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Washingtonians of the Year 2011: Nancy Sanger Pallesen
Public Health Is a Family Legacy
In the early ’90s, the immigration of refugees from North Africa and the Middle East to Northern Virginia increased dramatically. Many needed medical help. Local residents began talking about how to meet these needs. In 1994, the Arlington Free Clinic opened with Nancy Sanger Pallesen as its volunteer executive director. “I’ll start,” Pallesen told board members, “and when you have the money, you can pay me.” Today AFC provides nearly 11,000 on-site medical visits for 1,700 patients annually. It has 165 physician volunteers among more than 560 volunteers who do anything needed to keep the clinic running.
The clinic’s first breast-cancer patient was from Ethiopia. She didn’t tell her family back home, she said, because cancer means death in that country. Another woman who found a lump in her body during a self-exam class told Pallesen, “You didn’t just save me; you saved my family.”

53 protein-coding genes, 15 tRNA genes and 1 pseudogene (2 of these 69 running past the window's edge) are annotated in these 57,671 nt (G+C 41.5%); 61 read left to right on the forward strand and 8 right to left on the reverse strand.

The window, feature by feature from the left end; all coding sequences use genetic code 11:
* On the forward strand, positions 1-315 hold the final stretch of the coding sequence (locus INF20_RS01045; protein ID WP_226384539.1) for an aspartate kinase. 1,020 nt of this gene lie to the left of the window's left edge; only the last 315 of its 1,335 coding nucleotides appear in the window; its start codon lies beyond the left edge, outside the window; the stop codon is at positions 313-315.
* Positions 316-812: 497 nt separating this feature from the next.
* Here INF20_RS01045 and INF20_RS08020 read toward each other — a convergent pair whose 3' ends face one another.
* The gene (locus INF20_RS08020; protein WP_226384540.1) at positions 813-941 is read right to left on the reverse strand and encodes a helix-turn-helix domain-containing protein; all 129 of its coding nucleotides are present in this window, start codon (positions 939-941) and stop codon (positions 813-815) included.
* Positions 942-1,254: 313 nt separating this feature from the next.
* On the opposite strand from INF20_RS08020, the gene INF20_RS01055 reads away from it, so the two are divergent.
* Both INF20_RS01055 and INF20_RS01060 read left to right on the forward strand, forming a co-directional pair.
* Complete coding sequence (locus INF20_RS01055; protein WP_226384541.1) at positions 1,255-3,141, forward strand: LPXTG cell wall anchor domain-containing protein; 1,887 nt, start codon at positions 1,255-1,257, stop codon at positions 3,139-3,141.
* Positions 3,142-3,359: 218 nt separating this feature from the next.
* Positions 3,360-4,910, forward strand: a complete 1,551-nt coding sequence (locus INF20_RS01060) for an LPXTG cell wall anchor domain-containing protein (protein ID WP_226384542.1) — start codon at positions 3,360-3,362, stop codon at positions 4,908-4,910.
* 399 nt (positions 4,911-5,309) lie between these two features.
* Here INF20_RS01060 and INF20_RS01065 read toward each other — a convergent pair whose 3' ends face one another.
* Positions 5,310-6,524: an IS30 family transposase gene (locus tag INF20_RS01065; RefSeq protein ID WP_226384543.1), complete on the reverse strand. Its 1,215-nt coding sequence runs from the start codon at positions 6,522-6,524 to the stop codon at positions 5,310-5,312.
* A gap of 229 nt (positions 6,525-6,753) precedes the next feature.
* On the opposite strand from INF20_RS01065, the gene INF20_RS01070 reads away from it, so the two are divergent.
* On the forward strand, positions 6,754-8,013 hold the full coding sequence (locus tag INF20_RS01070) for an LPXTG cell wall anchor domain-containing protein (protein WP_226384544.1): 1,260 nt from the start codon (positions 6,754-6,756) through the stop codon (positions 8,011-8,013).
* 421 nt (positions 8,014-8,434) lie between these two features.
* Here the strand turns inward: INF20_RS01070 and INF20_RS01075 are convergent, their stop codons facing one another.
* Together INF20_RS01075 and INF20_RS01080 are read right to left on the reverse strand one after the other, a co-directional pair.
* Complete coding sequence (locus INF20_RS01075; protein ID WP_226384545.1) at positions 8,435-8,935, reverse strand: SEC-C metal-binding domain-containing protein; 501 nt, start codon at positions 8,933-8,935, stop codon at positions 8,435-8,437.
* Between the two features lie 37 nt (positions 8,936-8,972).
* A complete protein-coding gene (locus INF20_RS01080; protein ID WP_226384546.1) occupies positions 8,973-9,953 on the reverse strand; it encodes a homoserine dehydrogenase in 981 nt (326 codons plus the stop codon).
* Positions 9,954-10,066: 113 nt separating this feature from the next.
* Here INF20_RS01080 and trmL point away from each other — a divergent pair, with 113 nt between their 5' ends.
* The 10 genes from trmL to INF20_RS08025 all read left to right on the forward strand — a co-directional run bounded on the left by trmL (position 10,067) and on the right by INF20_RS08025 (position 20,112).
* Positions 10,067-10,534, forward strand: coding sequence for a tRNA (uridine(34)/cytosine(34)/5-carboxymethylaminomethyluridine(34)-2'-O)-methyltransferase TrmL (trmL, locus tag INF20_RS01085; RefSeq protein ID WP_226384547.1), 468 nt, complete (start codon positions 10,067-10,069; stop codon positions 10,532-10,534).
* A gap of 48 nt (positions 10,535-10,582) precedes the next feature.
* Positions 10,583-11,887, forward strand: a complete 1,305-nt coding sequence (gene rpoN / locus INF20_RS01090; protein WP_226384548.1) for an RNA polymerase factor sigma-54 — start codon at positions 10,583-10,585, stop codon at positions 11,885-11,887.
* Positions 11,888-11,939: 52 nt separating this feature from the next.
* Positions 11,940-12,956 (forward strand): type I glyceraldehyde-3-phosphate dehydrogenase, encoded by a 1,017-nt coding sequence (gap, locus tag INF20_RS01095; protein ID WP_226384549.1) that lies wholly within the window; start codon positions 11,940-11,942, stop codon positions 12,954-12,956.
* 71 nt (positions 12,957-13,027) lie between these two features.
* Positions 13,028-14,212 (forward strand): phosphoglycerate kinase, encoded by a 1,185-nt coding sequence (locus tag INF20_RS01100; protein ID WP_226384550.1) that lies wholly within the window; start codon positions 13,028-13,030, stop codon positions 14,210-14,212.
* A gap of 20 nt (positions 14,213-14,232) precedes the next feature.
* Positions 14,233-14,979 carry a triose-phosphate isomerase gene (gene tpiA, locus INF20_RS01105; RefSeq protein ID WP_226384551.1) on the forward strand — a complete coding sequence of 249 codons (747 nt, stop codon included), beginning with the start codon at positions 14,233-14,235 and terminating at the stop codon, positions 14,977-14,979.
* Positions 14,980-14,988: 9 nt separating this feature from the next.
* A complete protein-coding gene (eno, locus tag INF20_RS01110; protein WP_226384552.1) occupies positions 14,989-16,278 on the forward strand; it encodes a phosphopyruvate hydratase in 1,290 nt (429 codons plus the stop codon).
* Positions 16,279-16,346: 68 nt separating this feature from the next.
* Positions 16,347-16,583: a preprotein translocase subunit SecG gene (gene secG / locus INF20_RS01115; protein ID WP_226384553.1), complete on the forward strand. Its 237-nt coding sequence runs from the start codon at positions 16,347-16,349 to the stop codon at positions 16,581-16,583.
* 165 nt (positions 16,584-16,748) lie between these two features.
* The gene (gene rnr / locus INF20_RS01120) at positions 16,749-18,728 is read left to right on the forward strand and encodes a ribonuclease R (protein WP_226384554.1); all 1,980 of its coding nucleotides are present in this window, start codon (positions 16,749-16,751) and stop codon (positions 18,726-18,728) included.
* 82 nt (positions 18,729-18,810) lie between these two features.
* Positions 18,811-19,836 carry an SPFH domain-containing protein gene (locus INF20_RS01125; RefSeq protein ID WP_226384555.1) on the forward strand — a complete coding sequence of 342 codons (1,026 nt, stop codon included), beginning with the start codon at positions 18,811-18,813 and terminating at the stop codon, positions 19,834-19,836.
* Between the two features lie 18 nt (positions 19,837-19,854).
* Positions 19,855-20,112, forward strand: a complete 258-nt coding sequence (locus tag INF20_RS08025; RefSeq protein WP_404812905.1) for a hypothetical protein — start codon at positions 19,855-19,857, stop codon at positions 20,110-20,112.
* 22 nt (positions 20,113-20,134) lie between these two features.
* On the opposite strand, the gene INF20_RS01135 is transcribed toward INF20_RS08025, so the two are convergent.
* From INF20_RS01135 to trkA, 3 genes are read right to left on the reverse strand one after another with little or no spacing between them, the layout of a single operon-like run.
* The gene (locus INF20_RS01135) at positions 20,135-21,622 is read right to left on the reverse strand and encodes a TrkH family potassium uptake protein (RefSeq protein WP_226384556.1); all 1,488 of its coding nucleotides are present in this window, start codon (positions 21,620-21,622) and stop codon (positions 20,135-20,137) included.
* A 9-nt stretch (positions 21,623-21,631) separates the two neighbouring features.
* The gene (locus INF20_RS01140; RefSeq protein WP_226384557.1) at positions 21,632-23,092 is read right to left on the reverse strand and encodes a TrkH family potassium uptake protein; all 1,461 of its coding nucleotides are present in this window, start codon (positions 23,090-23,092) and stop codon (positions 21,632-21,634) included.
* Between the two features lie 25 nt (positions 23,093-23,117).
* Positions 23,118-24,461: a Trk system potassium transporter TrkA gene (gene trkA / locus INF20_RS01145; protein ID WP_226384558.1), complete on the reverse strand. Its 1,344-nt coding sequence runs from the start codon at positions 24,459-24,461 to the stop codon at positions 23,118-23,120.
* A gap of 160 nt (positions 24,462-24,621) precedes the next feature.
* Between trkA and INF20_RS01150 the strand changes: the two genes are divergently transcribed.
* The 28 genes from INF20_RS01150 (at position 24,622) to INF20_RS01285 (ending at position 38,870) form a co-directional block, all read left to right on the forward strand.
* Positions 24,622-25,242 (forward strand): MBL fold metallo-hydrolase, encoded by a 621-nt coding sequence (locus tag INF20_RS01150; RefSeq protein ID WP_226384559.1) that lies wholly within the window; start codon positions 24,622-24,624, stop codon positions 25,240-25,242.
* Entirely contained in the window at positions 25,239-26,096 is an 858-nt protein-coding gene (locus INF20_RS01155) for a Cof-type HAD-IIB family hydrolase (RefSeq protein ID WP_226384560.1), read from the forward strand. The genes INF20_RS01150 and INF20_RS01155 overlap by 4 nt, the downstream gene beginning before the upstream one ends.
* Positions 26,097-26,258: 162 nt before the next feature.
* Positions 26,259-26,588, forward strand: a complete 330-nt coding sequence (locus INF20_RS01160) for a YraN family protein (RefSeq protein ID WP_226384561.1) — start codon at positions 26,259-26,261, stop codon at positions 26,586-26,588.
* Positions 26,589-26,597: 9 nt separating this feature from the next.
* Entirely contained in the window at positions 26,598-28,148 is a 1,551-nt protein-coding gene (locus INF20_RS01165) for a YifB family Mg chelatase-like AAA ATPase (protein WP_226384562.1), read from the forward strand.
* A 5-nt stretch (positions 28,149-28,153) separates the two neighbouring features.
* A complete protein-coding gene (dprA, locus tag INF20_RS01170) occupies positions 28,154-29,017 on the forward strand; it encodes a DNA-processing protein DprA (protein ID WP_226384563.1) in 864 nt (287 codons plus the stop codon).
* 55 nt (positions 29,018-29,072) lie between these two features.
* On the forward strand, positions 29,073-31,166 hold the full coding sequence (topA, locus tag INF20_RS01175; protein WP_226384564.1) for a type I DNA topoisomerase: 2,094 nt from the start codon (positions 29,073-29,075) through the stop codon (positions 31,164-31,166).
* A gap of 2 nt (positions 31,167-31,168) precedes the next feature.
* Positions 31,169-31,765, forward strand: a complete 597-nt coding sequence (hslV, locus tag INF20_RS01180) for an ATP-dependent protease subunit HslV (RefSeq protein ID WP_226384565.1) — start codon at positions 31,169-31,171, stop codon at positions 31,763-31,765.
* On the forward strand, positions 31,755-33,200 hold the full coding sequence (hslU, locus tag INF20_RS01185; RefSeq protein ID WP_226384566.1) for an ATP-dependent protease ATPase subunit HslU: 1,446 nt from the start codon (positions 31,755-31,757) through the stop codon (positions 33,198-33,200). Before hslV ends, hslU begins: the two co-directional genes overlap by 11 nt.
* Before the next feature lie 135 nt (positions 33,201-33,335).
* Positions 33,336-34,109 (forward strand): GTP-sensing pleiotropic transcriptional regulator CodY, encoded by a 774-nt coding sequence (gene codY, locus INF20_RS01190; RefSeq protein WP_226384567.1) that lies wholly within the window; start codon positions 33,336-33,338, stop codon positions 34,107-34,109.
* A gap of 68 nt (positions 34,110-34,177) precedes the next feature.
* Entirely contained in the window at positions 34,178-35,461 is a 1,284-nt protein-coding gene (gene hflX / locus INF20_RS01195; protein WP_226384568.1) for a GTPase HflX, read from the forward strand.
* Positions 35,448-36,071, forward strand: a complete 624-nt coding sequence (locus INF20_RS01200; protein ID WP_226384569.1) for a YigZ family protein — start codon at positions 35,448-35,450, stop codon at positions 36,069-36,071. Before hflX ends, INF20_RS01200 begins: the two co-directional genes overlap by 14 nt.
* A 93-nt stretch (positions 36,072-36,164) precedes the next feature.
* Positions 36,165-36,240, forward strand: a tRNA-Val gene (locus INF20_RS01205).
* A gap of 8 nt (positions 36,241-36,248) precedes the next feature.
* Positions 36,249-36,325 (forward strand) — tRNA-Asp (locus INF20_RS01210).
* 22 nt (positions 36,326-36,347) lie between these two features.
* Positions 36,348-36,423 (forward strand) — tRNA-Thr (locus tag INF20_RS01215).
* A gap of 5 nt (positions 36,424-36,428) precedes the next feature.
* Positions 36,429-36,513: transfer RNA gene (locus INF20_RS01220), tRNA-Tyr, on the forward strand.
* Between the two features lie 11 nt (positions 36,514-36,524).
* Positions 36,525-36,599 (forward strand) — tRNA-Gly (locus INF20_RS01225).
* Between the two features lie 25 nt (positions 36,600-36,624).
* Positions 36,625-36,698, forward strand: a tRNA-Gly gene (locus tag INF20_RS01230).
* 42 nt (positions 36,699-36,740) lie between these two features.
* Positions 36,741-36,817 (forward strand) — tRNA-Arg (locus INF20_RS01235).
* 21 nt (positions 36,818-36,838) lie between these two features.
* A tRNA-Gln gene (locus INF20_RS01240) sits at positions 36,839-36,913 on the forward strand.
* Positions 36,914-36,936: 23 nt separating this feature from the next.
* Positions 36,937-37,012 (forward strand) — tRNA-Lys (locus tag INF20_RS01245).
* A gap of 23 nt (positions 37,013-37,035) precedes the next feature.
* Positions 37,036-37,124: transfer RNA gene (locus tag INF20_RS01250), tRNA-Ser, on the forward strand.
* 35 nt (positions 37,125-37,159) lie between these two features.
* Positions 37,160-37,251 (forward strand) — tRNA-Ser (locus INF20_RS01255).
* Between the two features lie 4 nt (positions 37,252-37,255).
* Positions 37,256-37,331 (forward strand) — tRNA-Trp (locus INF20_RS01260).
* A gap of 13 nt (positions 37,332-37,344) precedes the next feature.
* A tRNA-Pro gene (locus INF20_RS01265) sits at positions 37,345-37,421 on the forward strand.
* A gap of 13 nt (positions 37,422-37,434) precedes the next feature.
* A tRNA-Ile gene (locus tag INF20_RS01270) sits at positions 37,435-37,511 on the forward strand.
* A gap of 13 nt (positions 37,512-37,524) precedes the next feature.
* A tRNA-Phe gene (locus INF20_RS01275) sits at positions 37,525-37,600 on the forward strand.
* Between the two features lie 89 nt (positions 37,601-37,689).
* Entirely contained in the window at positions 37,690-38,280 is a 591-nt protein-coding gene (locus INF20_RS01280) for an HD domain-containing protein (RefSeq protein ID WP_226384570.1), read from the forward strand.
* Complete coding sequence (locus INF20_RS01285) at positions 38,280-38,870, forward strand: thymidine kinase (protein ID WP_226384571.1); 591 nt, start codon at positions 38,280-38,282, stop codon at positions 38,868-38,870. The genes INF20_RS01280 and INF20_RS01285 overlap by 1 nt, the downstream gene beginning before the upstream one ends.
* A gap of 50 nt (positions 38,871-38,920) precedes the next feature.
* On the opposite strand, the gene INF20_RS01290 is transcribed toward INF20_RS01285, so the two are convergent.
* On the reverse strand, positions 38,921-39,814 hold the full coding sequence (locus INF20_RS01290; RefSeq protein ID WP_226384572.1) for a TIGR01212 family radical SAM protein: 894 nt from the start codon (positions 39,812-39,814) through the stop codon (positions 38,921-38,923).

AFC also offers mental-health services and physical therapy plus a pharmacy that dispenses prescriptions for whatever patients can afford. Virginia Hospital Center does x-rays and lab tests at no cost for AFC patients. The clinic receives minimal state funding but raises money from individuals, corporations, and foundations.
Public health is a family legacy for Pallesen. Her grandmother Margaret Sanger founded the organization that became Planned Parenthood. She recalls visiting her grandmother and the stories she told. What would Sanger think of her granddaughter’s work and the Arlington clinic? Says Pallesen: “She’d think this was good.”
This article appears in the January 2012 issue of The Washingtonian.
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